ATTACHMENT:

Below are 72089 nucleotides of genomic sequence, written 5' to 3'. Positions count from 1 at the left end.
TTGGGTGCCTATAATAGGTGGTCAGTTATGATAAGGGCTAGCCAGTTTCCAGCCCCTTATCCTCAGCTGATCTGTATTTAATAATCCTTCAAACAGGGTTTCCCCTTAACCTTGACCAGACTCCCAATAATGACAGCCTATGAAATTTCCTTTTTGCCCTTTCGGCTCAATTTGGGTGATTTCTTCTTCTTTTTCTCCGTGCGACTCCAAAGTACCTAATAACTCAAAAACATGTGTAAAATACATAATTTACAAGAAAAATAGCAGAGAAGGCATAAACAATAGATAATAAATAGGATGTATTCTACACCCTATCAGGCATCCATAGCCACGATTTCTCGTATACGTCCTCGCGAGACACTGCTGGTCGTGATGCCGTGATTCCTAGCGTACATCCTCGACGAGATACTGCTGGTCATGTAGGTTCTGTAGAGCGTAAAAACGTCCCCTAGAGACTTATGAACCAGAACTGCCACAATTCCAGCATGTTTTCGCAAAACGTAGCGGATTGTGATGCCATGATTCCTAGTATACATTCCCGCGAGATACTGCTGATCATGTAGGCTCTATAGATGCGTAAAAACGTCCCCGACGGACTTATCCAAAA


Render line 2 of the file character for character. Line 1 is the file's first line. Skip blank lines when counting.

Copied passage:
TTGGGTGCCTATAATAGGTGGTCAGTTATGATAAGGGCTAGCCAGTTTCCAGCCCCTTATCCTCAGCTGATCTGTATTTAATAATCCTTCAAACAGGGTTTCCCCTTAACCTTGACCAGACTCCCAATAATGACAGCCTATGAAATTTCCTTTTTGCCCTTTCGGCTCAATTTGGGTGATTTCTTCTTCTTTTTCTCCGTGCGACTCCAAAGTACCTAATAACTCAAAAACATGTGTAAAATACATAATTTACAAGAAAAATAGCAGAGAAGGCATAAACAATAGATAATAAATAGGATGTATTCTACACCCTATCAGGCATCCATAGCCACGATTTCTCGTATACGTCCTCGCGAGACACTGCTGGTCGTGATGCCGTGATTCCTAGCGTACATCCTCGACGAGATACTGCTGGTCATGTAGGTTCTGTAGAGCGTAAAAACGTCCCCTAGAGACTTATGAACCAGAACTGCCACAATTCCAGCATGTTTTCGCAAAACGTAGCGGATTGTGATGCCATGATTCCTAGTATACATTCCCGCGAGATACTGCTGATCATGTAGGCTCTATAGATGCGTAAAAACGTCCCCGACGGACTTATCCAAAA